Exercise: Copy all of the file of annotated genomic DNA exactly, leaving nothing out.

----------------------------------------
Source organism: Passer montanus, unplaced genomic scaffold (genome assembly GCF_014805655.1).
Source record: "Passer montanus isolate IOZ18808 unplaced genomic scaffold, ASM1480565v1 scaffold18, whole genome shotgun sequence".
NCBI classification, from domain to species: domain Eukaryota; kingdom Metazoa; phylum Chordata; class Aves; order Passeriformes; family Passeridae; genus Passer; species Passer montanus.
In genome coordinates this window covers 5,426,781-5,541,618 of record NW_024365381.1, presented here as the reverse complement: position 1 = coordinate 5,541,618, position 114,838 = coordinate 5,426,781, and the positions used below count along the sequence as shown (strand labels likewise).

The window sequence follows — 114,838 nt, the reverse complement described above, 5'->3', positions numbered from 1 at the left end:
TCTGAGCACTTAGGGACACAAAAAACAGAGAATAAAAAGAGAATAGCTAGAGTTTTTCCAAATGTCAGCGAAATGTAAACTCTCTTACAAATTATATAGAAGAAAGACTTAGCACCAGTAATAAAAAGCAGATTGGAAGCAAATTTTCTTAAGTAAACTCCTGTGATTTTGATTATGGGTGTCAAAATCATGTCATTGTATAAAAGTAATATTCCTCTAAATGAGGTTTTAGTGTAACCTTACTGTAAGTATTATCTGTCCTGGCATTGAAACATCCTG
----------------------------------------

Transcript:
Source organism: Passer montanus, unplaced genomic scaffold (genome assembly GCF_014805655.1).
Source record: "Passer montanus isolate IOZ18808 unplaced genomic scaffold, ASM1480565v1 scaffold18, whole genome shotgun sequence".
NCBI classification, from domain to species: domain Eukaryota; kingdom Metazoa; phylum Chordata; class Aves; order Passeriformes; family Passeridae; genus Passer; species Passer montanus.
In genome coordinates this window covers 5,426,781-5,541,618 of record NW_024365381.1, presented here as the reverse complement: position 1 = coordinate 5,541,618, position 114,838 = coordinate 5,426,781, and the positions used below count along the sequence as shown (strand labels likewise).

The window sequence follows — 114,838 nt, the reverse complement described above, 5'->3', positions numbered from 1 at the left end:
TCTGAGCACTTAGGGACACAAAAAACAGAGAATAAAAAGAGAATAGCTAGAGTTTTTCCAAATGTCAGCGAAATGTAAACTCTCTTACAAATTATATAGAAGAAAGACTTAGCACCAGTAATAAAAAGCAGATTGGAAGCAAATTTTCTTAAGTAAACTCCTGTGATTTTGATTATGGGTGTCAAAATCATGTCATTGTATAAAAGTAATATTCCTCTAAATGAGGTTTTAGTGTAACCTTACTGTAAGTATTATCTGTCCTGGCATTGAAACATCCTG